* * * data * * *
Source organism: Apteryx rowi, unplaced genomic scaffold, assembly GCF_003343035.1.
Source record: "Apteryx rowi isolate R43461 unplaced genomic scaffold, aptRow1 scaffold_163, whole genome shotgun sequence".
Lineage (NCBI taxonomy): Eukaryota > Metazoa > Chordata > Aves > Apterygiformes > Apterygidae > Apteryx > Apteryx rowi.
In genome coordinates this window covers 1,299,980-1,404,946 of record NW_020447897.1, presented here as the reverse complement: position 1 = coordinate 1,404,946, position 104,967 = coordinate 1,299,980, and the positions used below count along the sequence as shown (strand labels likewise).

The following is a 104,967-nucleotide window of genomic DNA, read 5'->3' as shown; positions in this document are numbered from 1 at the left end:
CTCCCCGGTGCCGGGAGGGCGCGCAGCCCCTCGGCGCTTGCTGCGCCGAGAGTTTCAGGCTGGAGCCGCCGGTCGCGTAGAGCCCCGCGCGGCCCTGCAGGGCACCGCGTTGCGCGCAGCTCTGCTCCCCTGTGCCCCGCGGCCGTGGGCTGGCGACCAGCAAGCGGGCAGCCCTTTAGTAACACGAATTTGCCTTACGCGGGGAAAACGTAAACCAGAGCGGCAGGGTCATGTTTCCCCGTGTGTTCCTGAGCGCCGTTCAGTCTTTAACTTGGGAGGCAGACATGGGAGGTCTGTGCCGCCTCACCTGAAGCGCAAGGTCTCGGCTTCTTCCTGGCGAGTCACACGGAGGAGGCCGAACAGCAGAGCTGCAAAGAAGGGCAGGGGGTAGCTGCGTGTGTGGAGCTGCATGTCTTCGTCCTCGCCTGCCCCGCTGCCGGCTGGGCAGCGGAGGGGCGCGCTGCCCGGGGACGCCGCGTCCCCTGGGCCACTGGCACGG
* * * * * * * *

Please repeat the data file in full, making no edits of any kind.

Source organism: Apteryx rowi, unplaced genomic scaffold, assembly GCF_003343035.1.
Source record: "Apteryx rowi isolate R43461 unplaced genomic scaffold, aptRow1 scaffold_163, whole genome shotgun sequence".
Lineage (NCBI taxonomy): Eukaryota > Metazoa > Chordata > Aves > Apterygiformes > Apterygidae > Apteryx > Apteryx rowi.
In genome coordinates this window covers 1,299,980-1,404,946 of record NW_020447897.1, presented here as the reverse complement: position 1 = coordinate 1,404,946, position 104,967 = coordinate 1,299,980, and the positions used below count along the sequence as shown (strand labels likewise).

The following is a 104,967-nucleotide window of genomic DNA, read 5'->3' as shown; positions in this document are numbered from 1 at the left end:
CTCCCCGGTGCCGGGAGGGCGCGCAGCCCCTCGGCGCTTGCTGCGCCGAGAGTTTCAGGCTGGAGCCGCCGGTCGCGTAGAGCCCCGCGCGGCCCTGCAGGGCACCGCGTTGCGCGCAGCTCTGCTCCCCTGTGCCCCGCGGCCGTGGGCTGGCGACCAGCAAGCGGGCAGCCCTTTAGTAACACGAATTTGCCTTACGCGGGGAAAACGTAAACCAGAGCGGCAGGGTCATGTTTCCCCGTGTGTTCCTGAGCGCCGTTCAGTCTTTAACTTGGGAGGCAGACATGGGAGGTCTGTGCCGCCTCACCTGAAGCGCAAGGTCTCGGCTTCTTCCTGGCGAGTCACACGGAGGAGGCCGAACAGCAGAGCTGCAAAGAAGGGCAGGGGGTAGCTGCGTGTGTGGAGCTGCATGTCTTCGTCCTCGCCTGCCCCGCTGCCGGCTGGGCAGCGGAGGGGCGCGCTGCCCGGGGACGCCGCGTCCCCTGGGCCACTGGCACGG